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29 thoughts on “Putting Faith in Rheumatoid Arthritis Natural Remedies

  • March 11, 2010 at 9:56 am
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    It truly hurts my heart that people would try and dissuade you from giving your children the gift of hearing. What kind of sadists are they?

    I have come to the conclusion that all we can do- be it in our RA treatment or in other aspects of our lives is do what we feel is best for us and share our experiences. We have to leave the decision as to treatment up to the person. I only wish everyone could agree on that!

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    • March 11, 2010 at 10:09 am
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      Jules, It was hard when you already have the trauma of the hearing loss. It was hard to defend the decision. Like we were weak or something for needing medical help.

      I am truly shocked that it is the same with RA. Here we are disabled by a killer disease & there are family members who think we just need more faith or a better attitude. Then others with mild RA who critisize us for using medicine. It just surprises me that this is how people react. I guess I’ll get used to it like I did with my kids.

      Reply
  • March 11, 2010 at 10:11 am
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    If many remedies are prescribed for an illness, you may be certain that the illness has no cure. – A.P. Chekhov, The Cherry Orchard

    Why do those who say we are fearfully and wonderfully made often think remedies come in one size fits all? How arrogant we are to think we can define what faith means for another?

    Your children are so fortunate to have you for a mom.

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    • March 11, 2010 at 11:00 am
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      “How arrogant we are to think we can define what faith means for another?”

      Truer words may never have been spoken, Anj! My faith lies in the belief that God will lead me to where I need to be . . . IF I let Him. No man (or woman!) can know from where my relief will come, and shame on he (or she) who has the audacity to think any different.

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    • March 11, 2010 at 12:20 pm
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      “If many remedies are prescribed for an illness, you may be certain that the illness has no cure.” Thanks, Anj. That is an amazing quote. :star: :star: :star:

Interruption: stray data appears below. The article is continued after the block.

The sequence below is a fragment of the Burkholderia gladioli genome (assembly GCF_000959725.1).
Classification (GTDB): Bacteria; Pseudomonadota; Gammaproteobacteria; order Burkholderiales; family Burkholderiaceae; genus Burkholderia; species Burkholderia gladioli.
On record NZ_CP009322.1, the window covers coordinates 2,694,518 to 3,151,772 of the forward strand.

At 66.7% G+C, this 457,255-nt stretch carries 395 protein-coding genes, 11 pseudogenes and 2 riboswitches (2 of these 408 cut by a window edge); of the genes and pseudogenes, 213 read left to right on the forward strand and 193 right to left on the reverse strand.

Reply
  • March 11, 2010 at 11:34 am
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    I think you are very brave to post this… Alot of people wont answer the tough questions let alone talk about them freely. I too am brave that way.. Ive also heard many same things regarding my children. My son was born with Spina Bifida, and yet i chose to have another child after.. Then i was told i was seraching for the perfect child.. Would i not love her any less? Ive knocked out a few people whove told me things. I praise you for not knocking out anyone and handeling it with grace..

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    • March 11, 2010 at 12:23 pm
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      Shannon, Thank you so much! It was scary. I do get criticism & I’m sure I will. However, in the end, the only thing I can be is myself. And the only thing I can say is what I really believe. How old is your son?

      Reply
  • March 11, 2010 at 11:55 am
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    JUST NOW got this in email!!!!! from someone I LOVE…..
    > ARTHRITIS:
    >
    > Arthritis patients may take daily, morning and night, one cup of hot
    > water with two spoons of honey and one small teaspoon of cinnamon
    > powder. If taken regularly even chronic arthritis can be cured. In a
    > recent research conducted at the Copenhagen University , it was found
    > that when the doctors treated their patients with a mixture of one
    > tablespoon Honey and half teaspoon Cinnamon powder before breakfast,